Religion in Malta
98% of the Maltese are staunch Catholics, there are practically no atheists among the locals. In the 60s AD. St. Paul himself brought Christianity to Malta, after which no one was able to shake these foundations. Even the Muslim Arabs, who have ruled the islands for over two centuries, have not made the Maltese Muslims.
Transport in Malta
There is a regular bus service between all the towns and villages of the island and the capital Valletta. The different routes can be easily recognized by the numbers on the buses. Intervals between buses rarely exceed 10 minutes. Tickets are usually sold by the driver right at the entrance to the salon, sometimes the conductor works. All stops are on demand, so you must either report stops to the driver, or use a special device (rope with a bell, button) in order for the bus to stop at the desired stop.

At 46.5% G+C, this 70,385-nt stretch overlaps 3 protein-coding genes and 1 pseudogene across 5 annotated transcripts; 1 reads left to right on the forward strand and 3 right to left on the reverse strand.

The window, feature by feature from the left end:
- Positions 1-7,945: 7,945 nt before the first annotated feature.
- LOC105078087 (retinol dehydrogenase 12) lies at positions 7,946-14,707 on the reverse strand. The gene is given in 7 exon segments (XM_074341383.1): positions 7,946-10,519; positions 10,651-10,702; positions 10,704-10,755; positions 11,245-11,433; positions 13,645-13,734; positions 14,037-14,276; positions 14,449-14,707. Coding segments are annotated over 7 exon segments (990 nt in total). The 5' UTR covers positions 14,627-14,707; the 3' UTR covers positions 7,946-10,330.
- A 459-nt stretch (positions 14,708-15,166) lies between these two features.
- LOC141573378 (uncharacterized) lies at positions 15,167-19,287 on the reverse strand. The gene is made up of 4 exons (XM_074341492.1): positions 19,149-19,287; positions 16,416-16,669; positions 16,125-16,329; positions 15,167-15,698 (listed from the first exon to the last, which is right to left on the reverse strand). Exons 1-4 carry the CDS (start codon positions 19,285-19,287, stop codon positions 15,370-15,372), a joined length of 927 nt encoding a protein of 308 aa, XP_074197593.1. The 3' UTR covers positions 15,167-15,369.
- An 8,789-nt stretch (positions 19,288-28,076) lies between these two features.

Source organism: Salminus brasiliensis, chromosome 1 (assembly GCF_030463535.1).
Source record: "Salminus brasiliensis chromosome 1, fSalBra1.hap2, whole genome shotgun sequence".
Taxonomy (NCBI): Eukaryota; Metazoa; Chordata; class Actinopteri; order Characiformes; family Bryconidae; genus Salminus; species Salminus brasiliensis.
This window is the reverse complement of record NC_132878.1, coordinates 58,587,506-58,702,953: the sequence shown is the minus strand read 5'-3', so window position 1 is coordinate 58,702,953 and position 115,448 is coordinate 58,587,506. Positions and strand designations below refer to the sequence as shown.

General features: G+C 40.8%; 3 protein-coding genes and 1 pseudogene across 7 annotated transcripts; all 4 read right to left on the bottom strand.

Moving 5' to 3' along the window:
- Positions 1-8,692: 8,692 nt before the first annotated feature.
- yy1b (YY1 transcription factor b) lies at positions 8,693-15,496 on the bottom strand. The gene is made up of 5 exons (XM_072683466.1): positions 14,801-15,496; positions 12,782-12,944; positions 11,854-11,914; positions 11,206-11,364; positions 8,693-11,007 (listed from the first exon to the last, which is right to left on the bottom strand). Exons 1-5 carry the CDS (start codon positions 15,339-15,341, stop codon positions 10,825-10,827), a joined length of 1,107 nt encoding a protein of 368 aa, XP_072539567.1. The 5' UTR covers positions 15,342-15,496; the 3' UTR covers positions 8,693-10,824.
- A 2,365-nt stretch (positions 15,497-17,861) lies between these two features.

Taxis are easily recognizable by their white color and red license plate with black markings. Every taxi has a meter; the tax is controlled by the state.
There is a ferry service between Malta (port of Kirkevva) and Gozo (port of Mgarr). From November to May, ferries from the port of Mgarr (to Gozo) run 14 times a day from 6.00 to 22.00, from Malta, respectively, from 6.45 to 22.30. The transfer takes about 20 minutes. From June to October, ferries run around the clock, including at night, with an interval of two hours, in the summer months – every hour. There is also a ferry service between Sa Maison and Gozo. The transfer takes about 75 minutes. From July to September, the same company provides daily, except Sunday, a fast connection between Gozo, Sliema and Sa Maison. The duration of the flight is about 35 minutes.
In addition, there is a helicopter service between Malta and Gozo.
Movement is left-handed. If you contact local car rental offices, the price level is lower than in Europe. Requirements for the driver are standard – over 21 years old, the presence of a driver’s license. Russian rights are valid. Car prices are moderate (from US$10 per day in low season). Sometimes they require to leave a deposit, about 100 US dollars (to pay for possible fines) The traffic rules in Malta correspond to the pan-European ones.